MyCERT Advisories

MyCERT Advisories, Alerts and Summaries for the year 2017

MA-686.102017: MyCERT Alert – Bad Rabbit Ransomware

Date first published: 25/10/2017

1.0 Introduction
MyCERT is aware of a new ransomware strain named Bad Rabbit infections occurring in networks within the eastern Europe, specifically Ukraine and Russia. The speed with which Bad Rabbit spread is similar to the WannaCry and NotPetya outbreaks that have hit in May and June this year, respectively.

The ransomware dropper was distributed with the help of drive-by attacks. While the target is visiting a legitimate website, a malware dropper is being downloaded from the threat actor’s infrastructure. No exploits were used, so the victim would have to manually execute the malware dropper, which pretends to be an Adobe Flash installer. Figure 1 shows the malicious code used in watering hole attack [1]. Figure 2 shows the ransom note found on the infected computer [2].

Figure 1: Code showing the injected script (source:


Figure 2: Bad Rabbit ransom note taken from its Onion domain (source:

2.0 Impact
 Once a PC has been infected within an organization, it will infect another PC through weak/known user credential and recovered user credential from infected PC.
 Afterward, infected PC hard disk will be encrypted and the owner is unable to access their PC until a ransom of $286 worth of Bitcoin is paid through Tor / Deep Web network.

3.0 Affected Products
 All Windows version with weak user authentication and allow remote SMB connection.

4.0 Recommendations
Users are advised to take the following preventive measures to protect their computer from ransomware infection:
a) Individuals and organizations are discouraged from paying the ransom, as this does not guarantee access will be restored. 
b) Immediately plug out the infected PC from the network.
c) Review network and system logs for evidence of the indicators provided.
d) Configure logging to capture sufficient information about executed software on servers and endpoints within your organisation. Specifically, for devices running Microsoft software, review the ASD Technical guidance for Windows event logging document [3] to identify any implementation gaps.
e) Review ASD’s Essential Eight controls in the strategies to mitigate cyber security incidents document [4] and assess whether you could implement any of the recommendations which would help resist infection by this type of malware.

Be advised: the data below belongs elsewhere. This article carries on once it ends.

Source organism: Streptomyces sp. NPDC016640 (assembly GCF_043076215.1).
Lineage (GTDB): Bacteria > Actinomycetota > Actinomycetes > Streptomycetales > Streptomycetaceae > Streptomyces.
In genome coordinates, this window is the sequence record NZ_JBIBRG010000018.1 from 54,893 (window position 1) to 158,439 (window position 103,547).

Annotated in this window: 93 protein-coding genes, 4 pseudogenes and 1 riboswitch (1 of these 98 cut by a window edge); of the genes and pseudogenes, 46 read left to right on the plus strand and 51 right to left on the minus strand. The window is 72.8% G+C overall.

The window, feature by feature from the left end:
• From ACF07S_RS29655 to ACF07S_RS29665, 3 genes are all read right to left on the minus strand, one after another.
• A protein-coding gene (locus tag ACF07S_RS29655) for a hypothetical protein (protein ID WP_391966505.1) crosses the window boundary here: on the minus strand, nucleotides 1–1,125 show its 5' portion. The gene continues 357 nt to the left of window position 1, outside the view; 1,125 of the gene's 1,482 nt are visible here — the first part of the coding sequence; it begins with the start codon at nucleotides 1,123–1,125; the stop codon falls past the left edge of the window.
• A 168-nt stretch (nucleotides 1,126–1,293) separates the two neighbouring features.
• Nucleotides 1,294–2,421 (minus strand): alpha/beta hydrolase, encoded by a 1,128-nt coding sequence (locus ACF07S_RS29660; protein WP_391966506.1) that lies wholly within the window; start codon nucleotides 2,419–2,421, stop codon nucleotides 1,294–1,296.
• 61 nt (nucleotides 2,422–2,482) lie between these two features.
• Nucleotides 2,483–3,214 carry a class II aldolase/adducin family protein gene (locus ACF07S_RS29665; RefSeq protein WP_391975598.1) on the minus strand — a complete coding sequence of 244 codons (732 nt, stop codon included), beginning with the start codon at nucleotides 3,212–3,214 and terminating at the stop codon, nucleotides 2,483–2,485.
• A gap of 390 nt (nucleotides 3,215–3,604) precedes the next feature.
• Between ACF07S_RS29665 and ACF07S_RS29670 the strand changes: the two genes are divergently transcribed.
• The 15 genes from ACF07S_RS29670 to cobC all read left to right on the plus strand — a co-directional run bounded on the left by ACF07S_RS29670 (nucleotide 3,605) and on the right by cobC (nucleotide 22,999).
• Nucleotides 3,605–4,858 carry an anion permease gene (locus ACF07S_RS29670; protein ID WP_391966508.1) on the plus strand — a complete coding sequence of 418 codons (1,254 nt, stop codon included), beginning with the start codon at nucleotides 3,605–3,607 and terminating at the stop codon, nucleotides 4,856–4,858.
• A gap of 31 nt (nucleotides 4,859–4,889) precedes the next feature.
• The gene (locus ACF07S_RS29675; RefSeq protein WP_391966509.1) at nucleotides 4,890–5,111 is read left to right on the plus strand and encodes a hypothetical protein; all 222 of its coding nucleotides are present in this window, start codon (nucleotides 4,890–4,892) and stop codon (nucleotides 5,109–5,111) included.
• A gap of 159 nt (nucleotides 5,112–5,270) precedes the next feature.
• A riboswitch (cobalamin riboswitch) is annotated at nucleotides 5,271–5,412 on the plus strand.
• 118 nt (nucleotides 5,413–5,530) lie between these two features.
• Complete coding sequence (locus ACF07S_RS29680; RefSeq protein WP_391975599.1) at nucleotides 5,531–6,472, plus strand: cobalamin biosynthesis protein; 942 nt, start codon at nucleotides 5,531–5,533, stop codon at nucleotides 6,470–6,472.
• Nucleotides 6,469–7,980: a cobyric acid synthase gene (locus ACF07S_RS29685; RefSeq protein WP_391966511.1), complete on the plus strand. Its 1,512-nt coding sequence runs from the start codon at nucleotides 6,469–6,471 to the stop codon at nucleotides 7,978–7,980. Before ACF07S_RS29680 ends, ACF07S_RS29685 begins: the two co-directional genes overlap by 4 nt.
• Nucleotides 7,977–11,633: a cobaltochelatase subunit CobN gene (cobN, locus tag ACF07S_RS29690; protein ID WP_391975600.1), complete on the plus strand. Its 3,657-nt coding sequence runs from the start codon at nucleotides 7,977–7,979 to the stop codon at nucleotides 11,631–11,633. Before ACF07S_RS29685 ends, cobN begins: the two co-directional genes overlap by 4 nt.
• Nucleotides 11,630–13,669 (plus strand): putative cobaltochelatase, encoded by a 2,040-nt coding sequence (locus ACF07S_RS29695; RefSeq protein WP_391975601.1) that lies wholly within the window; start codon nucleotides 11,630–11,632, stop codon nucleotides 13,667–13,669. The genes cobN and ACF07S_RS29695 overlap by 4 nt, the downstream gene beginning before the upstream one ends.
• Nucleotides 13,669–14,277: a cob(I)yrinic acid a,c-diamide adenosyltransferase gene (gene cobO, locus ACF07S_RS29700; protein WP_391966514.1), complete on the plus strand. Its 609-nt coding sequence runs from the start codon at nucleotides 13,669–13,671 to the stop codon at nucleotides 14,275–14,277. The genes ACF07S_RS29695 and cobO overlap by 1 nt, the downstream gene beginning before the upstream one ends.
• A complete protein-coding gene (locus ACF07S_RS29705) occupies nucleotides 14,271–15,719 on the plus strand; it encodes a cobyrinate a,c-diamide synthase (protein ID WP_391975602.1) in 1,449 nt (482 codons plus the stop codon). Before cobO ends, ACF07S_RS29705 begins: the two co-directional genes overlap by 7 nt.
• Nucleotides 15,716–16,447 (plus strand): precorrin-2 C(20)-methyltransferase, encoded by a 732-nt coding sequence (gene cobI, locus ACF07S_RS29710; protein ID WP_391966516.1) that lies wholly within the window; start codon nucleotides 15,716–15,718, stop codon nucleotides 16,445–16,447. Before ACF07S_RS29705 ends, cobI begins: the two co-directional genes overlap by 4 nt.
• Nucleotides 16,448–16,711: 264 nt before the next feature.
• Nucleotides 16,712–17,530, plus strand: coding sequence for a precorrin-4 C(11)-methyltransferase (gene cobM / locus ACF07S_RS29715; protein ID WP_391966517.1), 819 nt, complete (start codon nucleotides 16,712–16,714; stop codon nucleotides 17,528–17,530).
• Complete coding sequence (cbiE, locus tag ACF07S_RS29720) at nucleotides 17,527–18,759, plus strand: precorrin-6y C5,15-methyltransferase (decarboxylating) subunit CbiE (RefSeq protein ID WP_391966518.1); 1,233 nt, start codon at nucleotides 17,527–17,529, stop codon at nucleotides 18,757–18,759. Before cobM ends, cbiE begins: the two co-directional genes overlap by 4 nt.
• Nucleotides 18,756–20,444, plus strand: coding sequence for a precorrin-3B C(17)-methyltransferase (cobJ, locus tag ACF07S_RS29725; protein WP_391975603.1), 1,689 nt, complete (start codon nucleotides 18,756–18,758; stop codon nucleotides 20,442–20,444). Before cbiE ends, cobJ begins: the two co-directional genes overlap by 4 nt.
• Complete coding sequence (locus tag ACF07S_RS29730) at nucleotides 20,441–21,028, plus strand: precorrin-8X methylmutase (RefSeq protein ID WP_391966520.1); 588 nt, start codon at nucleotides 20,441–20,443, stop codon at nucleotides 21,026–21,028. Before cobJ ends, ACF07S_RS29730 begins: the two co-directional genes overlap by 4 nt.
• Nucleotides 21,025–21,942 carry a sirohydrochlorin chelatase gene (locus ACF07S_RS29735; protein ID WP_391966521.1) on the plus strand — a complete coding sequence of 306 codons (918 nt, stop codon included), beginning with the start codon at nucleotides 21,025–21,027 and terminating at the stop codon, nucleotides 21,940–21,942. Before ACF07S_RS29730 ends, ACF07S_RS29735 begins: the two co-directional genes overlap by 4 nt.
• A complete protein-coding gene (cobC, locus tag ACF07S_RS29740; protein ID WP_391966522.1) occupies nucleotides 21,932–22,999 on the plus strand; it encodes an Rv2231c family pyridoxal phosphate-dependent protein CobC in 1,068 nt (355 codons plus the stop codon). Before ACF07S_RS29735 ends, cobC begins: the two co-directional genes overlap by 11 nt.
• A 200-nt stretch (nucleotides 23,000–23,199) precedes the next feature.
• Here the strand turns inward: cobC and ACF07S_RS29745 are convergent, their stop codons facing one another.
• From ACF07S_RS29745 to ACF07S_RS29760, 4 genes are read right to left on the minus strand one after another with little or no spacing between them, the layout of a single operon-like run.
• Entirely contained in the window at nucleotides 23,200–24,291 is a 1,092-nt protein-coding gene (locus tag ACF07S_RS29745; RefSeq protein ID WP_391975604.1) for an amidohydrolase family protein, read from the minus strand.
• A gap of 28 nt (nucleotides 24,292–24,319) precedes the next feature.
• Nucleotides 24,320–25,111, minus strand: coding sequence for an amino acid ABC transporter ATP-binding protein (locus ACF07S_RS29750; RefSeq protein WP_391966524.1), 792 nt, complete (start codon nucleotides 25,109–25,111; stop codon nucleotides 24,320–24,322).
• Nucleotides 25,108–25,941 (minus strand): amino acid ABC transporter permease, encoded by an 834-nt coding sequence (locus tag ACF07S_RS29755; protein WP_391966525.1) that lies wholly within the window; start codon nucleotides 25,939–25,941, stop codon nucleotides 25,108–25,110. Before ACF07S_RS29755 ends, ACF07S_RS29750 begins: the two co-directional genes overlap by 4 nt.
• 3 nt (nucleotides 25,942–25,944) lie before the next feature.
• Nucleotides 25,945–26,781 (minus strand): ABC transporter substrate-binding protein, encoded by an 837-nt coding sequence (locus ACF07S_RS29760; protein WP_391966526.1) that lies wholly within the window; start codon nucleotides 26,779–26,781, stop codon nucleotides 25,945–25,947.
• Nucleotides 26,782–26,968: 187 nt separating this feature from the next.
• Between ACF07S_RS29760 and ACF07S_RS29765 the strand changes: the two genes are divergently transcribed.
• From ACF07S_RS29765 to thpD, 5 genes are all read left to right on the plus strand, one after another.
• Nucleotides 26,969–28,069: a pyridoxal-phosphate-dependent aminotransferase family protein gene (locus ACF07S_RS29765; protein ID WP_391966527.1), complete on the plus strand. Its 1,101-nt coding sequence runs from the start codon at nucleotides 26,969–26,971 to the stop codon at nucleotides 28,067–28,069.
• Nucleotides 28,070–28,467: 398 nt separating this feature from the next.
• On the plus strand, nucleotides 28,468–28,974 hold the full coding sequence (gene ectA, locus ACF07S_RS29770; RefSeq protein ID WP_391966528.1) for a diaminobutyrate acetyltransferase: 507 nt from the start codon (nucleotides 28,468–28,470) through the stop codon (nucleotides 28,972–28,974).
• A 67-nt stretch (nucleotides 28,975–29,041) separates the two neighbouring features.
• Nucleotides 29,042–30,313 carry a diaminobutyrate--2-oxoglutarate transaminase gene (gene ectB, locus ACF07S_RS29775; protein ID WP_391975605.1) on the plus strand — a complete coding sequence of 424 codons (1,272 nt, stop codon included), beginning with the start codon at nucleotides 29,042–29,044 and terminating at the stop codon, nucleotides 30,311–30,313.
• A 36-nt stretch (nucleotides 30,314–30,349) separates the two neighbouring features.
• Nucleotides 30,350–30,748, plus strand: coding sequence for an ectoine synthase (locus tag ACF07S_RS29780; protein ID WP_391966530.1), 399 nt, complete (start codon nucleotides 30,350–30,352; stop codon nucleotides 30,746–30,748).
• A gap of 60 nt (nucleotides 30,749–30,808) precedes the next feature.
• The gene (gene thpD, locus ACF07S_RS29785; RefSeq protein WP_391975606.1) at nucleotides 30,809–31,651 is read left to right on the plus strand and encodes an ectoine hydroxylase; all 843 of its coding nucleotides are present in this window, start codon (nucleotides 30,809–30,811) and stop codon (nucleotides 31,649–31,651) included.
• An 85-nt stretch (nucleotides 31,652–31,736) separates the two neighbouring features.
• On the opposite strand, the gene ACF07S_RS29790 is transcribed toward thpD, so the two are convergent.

f) Test application whitelisting controls to ensure that they are configured in such a way that they block unauthorized software;  
g) Reconsider the business need for operating SMBv1 and disable the feature wherever possible.
h) Investigate deploying Microsoft LAPS which ensures that each domain-joined host in an organisation has unique Local Administrator credentials, preventing ransomware from using the extracted credentials to spread laterally [5].
i) If you are using Windows 10, consider assessing the anti-ransomware folder protection feature [4] which was added in Windows 10 v1709 [6] for inclusion in a future standard operating environment (SOE) deployment.
j) Review logs for unusual SMB traffic.
k) Review logs for unusual usage of the Service Control Manager tool [7].
l) Ensure that important data is backed up to an offline location.

Generally, MyCERT advises the users of this software to be updated with the latest security announcements by the vendor and follow best practice security policies to determine which updates should be applied.

For further enquiries, please contact MyCERT through the following channels:

Phone: 1-300-88-2999 (monitored during business hours)
Fax: +603 89453442 
Mobile: +60 19 2665850 (24x7 call incident reporting)
Business Hours: Mon - Fri 09:00 -18:00 MYT
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5.0    References